I think CT has indirectly addressed your question through various livespills, training lab, and forum posts. In short, pullup training can certainly be incorporated into the program. For example, CT has his mma client do multiple sets of submaximal chins throughout the day, everyday. Obviously your capacity to recover from this will determine how much volume and how close to failure you get. General rule of thumb being as many as possible without affecting your performance in the HP mass workouts the next day. This should address question #1.
As an aside, it seems that CT feels that for optimal back development, the "hold and squeeze" is crucial; if you can't perform these sufficiently with chins then, at least from the perspecive of lat development, they may not be the ideal main movement in your lat foundation day workout.
Regarding replacing traps/rhomboids/mid back work with pullups, CT has specifically delineated between lat work and "supporting back musculature" work. The latter should be worked in tandem with your upper body pressing muscles to promote shoulder health, etc. Chins/lat work in general is done on the "foundation day' which is SEPARATE from the upper back/shoulder supporting musculature work. So I think he advices not to replace traps/rhomboid/mid back training with lat work and vice versa as they serve different and important functions. This should address #2.
Regarding question #3 about negative chins, I think CT would ask what your primary emphasis would be. Obviously, negative chins have been used with much success to increase pullups (particularly for those who couldn't do many bodyweight pullups to begin with). The HP mass performance is not a pullup specialization program and such principles as eccentricless training to minimize CNS fatigue are outlined by CT as a way of increasing volume/stimulation without exceeding one's capacity to recover...to serve the purpose of BULIDING muscle. I imagine if your primary goal is to just improve pullup performance, then doing submaximal repwork daily or several times a week as outlined above would be an ok "addition" to the program. Most pull up specialization programs I've seen focus on submaximal work daily or seveal times a day (e.g. as outlined above) rather than heavy eccentric emphasis. You could probably do negatives on your lat/bi foundation day if you really wanted to.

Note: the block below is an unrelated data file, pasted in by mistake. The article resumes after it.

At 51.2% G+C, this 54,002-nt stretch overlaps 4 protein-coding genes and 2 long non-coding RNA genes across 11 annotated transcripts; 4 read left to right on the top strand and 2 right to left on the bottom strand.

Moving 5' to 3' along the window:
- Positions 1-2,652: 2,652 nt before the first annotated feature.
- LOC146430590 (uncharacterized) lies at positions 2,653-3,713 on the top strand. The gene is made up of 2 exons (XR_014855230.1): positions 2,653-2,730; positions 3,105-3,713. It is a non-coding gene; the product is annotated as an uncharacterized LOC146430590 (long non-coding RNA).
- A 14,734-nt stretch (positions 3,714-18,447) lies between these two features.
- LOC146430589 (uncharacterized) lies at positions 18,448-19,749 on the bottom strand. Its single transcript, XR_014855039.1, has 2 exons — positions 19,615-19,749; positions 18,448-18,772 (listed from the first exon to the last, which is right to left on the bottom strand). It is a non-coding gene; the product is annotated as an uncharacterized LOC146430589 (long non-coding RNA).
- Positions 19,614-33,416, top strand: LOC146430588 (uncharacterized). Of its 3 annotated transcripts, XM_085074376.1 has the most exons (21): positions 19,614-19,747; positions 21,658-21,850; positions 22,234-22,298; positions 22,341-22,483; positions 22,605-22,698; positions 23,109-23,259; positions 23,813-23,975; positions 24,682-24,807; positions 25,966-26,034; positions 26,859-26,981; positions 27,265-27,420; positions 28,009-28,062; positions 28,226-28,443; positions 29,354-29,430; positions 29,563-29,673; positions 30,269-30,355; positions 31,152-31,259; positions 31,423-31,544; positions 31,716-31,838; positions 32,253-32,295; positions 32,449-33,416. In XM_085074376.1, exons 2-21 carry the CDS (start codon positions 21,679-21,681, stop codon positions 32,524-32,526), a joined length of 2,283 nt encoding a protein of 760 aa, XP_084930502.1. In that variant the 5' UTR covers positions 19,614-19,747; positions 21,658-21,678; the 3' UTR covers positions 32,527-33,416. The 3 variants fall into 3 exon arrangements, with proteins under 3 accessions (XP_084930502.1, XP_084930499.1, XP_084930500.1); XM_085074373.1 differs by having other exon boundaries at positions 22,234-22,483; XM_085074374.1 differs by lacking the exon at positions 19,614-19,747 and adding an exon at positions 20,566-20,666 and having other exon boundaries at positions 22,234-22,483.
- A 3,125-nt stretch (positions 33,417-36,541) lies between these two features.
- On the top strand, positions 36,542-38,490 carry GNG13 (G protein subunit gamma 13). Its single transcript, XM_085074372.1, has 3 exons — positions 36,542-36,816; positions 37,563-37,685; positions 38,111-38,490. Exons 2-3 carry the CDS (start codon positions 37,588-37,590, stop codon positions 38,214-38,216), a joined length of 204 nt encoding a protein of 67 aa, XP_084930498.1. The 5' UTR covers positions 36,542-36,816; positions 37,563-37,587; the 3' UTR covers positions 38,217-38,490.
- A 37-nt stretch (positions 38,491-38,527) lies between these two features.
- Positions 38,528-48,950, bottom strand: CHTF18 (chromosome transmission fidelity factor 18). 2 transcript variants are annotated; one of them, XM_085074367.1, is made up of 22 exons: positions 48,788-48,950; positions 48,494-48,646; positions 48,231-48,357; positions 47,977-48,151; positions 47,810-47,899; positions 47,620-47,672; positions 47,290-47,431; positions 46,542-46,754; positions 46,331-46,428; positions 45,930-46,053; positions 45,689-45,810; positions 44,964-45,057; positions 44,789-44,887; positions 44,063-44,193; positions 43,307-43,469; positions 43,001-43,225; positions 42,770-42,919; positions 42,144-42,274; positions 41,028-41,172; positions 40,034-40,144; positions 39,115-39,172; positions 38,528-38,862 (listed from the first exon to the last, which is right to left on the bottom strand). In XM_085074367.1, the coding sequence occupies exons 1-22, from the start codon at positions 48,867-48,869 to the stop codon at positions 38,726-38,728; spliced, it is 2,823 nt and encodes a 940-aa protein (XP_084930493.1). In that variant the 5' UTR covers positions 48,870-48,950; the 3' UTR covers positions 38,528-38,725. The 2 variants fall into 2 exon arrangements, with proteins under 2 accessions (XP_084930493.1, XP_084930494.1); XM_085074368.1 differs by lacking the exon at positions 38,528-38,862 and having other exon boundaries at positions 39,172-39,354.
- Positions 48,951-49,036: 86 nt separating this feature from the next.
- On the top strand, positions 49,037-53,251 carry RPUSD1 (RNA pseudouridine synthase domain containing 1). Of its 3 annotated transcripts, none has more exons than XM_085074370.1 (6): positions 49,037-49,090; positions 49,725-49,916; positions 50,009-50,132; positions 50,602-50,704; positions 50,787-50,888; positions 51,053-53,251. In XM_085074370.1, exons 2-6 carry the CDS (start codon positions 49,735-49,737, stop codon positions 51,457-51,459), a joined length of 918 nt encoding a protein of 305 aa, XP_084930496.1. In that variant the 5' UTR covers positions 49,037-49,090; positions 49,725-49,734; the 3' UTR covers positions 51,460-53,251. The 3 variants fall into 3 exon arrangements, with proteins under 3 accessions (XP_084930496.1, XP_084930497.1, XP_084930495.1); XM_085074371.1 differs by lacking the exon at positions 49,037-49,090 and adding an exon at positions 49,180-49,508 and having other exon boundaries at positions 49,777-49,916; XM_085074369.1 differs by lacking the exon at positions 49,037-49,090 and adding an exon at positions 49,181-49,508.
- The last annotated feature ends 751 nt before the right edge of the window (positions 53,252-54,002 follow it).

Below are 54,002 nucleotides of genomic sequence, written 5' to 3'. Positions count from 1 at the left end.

Since I also love pullups I'll share what I've been doing. I can do about 35 chins strict form before failure so I like to do sets of 10-15 pullups throughout my workout with a fast, somewhat loose form and certainly no emphasis on the eccentric. I treat these as additional volume and fun; they dont really affect my performance. I usually stagger them in between my upper body pressing and my supporting musculature work. Throughout the rest of the day, I bang out several sets of pullups at home, never to failure.
Hope this helps and someone feel free to clarify if I missed something.